Voicemail, standard calls at stake in Vodafone defence
- — 15 December, 2010 11:55
Numerous exclusions to the unlimited calls advertised as part of Vodafone’s “Infinite” plans raises questions of whether customers are being misled, the Federal Court heard this week.
The allegations came as Optus ramped up its case against Vodafone parent company, Vodafone Hutchison Australia (VHA), with the former telco arguing print and television ads run by Vodafone since mid-November failed to properly notify customers of what was included in the plans.
Legal counsel for Optus argued that the plans did not include “reasonable” standard calls including voicemail, satellite phones. Two television advertisements in particular were called in to question as they did not provide sufficient footnoting.
“We accept that... in print ads people are more likely to direct their attention to what the exclusions mean,” Optus’ legal counsel argued.
Optus has sought an interim injunction on the advertising, which is managed and aired by Vodafone Pty Ltd, rather than VHA.
VHA submitted its draft defence ahead of the second directions hearing with presiding judge, Justice Arthur Emmett, this week. The telco is expected to argue a case of what is considered “standard” by a reasonable consumer, a word used to describe the type of international calls included in the plan.
It will also utilise an unredacted version of Optus market research original brought before Justice Nye Perram in a similar case brought against the telco by industry watchdog the Australian Competition and Consumer Commission (ACCC). The research will, according to VHA counsel, provide evidence of the processes customers may go through when choosing a mobile phone plan beyond basic advertising.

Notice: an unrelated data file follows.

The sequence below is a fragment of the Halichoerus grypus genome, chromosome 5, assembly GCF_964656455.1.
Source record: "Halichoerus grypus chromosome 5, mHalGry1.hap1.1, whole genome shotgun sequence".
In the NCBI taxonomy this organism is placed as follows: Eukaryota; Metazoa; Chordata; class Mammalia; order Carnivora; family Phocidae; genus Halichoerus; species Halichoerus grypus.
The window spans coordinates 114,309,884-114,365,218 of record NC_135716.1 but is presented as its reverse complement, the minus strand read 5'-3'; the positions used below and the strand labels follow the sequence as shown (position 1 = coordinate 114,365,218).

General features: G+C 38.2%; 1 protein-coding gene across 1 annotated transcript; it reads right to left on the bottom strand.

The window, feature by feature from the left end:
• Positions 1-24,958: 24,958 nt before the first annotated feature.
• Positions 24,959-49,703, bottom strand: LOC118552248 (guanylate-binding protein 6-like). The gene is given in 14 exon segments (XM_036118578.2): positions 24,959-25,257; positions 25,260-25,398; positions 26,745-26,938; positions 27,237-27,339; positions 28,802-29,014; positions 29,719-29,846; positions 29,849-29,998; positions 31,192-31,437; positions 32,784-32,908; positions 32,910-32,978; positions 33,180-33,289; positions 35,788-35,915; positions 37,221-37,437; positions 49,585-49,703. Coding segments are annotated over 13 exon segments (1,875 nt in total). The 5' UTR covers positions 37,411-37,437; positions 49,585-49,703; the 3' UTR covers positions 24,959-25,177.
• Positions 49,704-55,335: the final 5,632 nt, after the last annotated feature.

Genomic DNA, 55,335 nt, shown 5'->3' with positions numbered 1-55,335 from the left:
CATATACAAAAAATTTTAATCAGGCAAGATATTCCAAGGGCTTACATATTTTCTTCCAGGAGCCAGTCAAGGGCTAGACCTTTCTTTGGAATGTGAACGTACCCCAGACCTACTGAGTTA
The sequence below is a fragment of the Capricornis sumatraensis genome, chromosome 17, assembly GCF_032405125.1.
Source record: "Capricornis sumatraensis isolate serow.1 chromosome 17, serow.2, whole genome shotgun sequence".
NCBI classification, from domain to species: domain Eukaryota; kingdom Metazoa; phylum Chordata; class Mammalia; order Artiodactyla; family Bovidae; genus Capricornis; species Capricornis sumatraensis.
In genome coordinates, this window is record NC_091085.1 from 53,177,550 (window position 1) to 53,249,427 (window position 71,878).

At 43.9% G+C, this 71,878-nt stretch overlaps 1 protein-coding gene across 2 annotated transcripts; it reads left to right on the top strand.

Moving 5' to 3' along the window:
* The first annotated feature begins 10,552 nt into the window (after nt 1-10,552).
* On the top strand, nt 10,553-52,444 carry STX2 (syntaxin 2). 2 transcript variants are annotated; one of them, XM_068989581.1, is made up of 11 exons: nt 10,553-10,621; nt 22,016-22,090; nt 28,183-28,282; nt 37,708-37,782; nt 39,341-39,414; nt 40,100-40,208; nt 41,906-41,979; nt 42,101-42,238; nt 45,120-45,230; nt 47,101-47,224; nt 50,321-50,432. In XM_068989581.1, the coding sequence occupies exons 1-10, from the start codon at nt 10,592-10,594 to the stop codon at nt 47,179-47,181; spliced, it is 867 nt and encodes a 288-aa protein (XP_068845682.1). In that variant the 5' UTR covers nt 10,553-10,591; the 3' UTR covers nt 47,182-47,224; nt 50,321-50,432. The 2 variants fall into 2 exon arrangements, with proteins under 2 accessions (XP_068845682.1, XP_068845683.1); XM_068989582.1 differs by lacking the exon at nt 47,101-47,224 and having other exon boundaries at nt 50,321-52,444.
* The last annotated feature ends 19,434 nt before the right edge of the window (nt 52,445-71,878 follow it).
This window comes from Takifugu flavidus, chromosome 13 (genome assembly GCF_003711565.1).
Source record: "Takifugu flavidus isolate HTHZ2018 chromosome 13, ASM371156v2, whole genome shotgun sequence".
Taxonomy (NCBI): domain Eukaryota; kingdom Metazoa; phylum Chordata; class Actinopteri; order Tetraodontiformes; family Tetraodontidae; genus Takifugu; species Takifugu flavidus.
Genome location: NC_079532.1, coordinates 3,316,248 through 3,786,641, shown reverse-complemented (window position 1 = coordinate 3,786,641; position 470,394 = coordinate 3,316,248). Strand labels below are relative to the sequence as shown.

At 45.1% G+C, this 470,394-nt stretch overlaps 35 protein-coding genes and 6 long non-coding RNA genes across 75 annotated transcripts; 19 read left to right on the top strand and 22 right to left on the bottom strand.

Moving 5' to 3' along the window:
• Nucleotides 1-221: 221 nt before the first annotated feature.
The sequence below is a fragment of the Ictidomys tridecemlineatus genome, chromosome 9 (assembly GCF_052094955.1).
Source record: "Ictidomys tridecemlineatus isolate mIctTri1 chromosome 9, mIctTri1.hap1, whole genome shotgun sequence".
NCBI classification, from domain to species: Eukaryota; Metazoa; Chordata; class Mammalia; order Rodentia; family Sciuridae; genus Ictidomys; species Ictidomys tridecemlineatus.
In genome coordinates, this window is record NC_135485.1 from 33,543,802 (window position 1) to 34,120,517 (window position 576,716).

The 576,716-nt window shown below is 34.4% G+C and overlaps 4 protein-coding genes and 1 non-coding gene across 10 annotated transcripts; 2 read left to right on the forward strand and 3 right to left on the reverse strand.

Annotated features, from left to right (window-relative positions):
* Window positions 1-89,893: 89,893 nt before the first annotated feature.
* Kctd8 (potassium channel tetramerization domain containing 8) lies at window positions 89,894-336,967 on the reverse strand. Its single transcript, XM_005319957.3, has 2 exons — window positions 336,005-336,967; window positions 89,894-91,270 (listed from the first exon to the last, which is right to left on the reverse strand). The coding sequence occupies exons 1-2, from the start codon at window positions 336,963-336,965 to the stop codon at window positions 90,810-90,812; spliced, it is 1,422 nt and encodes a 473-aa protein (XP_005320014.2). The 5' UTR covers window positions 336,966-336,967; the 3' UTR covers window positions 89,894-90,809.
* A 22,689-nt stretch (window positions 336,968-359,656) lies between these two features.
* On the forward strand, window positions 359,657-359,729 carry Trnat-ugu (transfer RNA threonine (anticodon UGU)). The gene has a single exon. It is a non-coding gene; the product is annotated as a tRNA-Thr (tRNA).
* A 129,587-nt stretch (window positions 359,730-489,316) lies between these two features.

Though aspects of the research were redacted to protect confidential numbers and percentages for the company, a unclassified version will be presented directly to VHA solicitors ahead of a further hearing on Thursday 16 December.
Optus petitioned for the case to face an urgent hearing in order to prevent further advertising in the coming weeks.
“One can expect that there will be very significant advertising, particularly over the weekend,” counsel argued, due to Vodafone’s sponsorship of the Ashes cricket series.
However, VHA argued its competitor had failed to act quickly enough on the advertising. The letter of demand delivered by Optus to the respondent on 6 December stated the telco had become aware of the allegedly misleading advertising on the 25 November - two weeks after the ads first aired - with no action taken until three weeks after Vodafone had cemented its schedule.
Justice Emmett agreed with VHA counsel, asking Optus whether it had been “a little bit dilatory in getting there”.
VHA stated in a letter of response to Optus that it may consider making some changes to the advertising in question, but the “heavy schedule” of ads planned since November would make such a request difficult to follow through with.